Don’t let the phrase “Respiratory Therapy” scare you off — Si Lea explained that the term essentially means providing critical care for those who require breathing support. Breathing is essential to life, hence Respiratory Therapists are crucial points of support for patients, ensuring they have an ample supply of oxygen the moment they enter the hospital. “We primarily work in the ICU with patients who are pretty sick,” Si Lea shared. “We manage various machines that support or even fully take over the job of breathing for patients who are too weak or ill to maintain good oxygen levels. We also help doctors with any examination procedure related to the lungs, like inserting breathing tubes or scopes and we also provide support services in the general wards for patients with chronic conditions such as sleep apnea.”
Ready for the day: Si Lea in her protective gear.
As a Respiratory Therapist, Si Lea works with a range of patients, from those with short-term critical conditions to those who require more long-term care. Hence, there really isn’t an average working day for her. She could be discussing a particular patient’s treatment plan with her team at one moment, and find herself responding to a Code Blue alarm (when a patient’s heartbeat or breathing stops) at the next, maintaining the patient’s airway while another healthcare professional performs cardiopulmonary resuscitation (CPR).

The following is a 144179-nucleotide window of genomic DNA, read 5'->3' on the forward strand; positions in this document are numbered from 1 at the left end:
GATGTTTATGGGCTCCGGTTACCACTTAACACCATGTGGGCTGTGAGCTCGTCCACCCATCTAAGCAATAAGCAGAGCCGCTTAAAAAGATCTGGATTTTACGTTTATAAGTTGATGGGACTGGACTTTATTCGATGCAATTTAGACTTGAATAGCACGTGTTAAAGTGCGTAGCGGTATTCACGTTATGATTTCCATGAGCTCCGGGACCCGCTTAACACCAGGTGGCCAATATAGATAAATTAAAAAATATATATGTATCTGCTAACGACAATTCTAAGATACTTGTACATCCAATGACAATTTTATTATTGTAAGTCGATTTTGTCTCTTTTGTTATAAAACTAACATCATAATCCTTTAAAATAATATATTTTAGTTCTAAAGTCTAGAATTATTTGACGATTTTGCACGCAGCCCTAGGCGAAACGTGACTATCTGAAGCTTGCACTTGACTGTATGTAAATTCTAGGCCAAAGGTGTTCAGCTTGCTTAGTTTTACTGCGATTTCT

“That’s the fun part about working in the ICU — every day can look wildly different. It keeps the interest (of working as a Respiratory Therapist) alive,” Si Lea enthusiastically expressed.
A career as fast-paced as a Respiratory Therapist is equal parts challenging and rewarding, and Si Lea shared that it all lies in her patients.